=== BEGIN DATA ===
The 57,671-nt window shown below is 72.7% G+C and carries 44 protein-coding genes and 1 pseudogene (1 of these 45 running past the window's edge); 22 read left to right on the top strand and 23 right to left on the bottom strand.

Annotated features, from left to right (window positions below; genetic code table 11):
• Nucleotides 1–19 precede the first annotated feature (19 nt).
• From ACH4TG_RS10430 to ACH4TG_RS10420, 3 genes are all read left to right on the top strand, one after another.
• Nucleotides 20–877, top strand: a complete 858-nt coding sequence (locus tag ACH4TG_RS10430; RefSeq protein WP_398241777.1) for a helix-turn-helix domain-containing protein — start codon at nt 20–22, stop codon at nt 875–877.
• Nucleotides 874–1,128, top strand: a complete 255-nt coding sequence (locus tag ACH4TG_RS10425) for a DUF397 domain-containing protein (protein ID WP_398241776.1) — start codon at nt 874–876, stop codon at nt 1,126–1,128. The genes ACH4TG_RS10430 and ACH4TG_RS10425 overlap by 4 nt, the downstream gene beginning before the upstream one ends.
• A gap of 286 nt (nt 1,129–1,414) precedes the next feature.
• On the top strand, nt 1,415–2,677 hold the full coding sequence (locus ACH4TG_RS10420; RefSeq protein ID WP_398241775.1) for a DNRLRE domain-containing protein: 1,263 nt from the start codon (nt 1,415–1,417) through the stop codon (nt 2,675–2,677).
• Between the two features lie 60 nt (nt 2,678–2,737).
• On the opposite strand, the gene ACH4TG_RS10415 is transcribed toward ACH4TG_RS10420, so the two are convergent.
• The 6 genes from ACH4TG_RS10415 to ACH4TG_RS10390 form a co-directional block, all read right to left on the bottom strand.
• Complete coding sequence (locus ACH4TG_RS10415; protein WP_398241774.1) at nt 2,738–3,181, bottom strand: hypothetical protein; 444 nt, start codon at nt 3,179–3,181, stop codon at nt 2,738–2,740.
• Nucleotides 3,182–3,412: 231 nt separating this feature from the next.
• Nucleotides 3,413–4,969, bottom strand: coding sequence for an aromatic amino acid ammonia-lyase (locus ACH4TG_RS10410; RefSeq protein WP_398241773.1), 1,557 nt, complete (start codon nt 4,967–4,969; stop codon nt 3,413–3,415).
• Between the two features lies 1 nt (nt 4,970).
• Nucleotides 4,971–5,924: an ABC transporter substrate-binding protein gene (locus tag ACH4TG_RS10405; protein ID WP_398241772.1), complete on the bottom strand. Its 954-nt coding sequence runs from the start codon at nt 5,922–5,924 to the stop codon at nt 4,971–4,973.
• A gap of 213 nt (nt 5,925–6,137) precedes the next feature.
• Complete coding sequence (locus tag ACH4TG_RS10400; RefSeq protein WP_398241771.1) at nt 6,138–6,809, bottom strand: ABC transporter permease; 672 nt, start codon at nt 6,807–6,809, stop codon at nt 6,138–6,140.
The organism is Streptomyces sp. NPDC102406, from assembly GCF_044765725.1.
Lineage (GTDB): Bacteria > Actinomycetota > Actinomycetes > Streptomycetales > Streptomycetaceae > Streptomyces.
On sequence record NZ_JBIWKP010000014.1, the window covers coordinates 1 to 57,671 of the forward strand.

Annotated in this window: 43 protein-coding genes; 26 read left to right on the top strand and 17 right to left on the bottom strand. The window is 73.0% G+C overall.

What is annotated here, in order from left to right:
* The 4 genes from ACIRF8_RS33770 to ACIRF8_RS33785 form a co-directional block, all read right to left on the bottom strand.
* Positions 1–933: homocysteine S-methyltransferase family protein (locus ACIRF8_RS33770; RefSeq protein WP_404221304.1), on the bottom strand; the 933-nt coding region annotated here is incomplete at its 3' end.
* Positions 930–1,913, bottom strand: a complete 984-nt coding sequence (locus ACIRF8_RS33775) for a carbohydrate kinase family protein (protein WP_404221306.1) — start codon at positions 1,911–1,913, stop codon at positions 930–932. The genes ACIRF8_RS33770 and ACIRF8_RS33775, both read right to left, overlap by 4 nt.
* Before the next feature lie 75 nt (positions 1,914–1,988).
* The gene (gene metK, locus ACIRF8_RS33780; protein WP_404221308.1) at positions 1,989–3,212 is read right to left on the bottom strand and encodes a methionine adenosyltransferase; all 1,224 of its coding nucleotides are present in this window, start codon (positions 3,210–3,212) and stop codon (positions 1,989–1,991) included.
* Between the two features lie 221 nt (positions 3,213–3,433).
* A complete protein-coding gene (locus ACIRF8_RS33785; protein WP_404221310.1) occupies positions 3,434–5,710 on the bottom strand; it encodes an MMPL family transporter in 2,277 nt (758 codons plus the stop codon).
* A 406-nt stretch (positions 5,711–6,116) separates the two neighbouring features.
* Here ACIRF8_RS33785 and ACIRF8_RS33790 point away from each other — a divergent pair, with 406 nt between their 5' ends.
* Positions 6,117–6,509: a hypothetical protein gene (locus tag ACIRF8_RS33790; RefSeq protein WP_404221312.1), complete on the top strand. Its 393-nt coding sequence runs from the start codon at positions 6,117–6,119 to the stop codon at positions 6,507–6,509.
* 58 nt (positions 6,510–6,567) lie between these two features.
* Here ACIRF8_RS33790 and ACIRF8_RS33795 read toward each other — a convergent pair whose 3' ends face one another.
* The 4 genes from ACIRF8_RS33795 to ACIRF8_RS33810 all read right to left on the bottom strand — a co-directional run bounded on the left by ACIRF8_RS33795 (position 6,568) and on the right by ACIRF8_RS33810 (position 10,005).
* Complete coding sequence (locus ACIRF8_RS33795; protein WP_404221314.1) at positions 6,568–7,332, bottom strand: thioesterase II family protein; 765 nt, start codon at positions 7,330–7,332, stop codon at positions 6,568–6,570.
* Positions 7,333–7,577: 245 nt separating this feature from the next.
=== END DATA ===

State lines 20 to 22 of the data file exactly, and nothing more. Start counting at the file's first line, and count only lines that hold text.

Lineage (GTDB): Bacteria > Actinomycetota > Actinomycetes > Streptomycetales > Streptomycetaceae > Streptomyces.
On sequence record NZ_JBIWKP010000014.1, the window covers coordinates 1 to 57,671 of the forward strand.

Annotated in this window: 43 protein-coding genes; 26 read left to right on the top strand and 17 right to left on the bottom strand. The window is 73.0% G+C overall.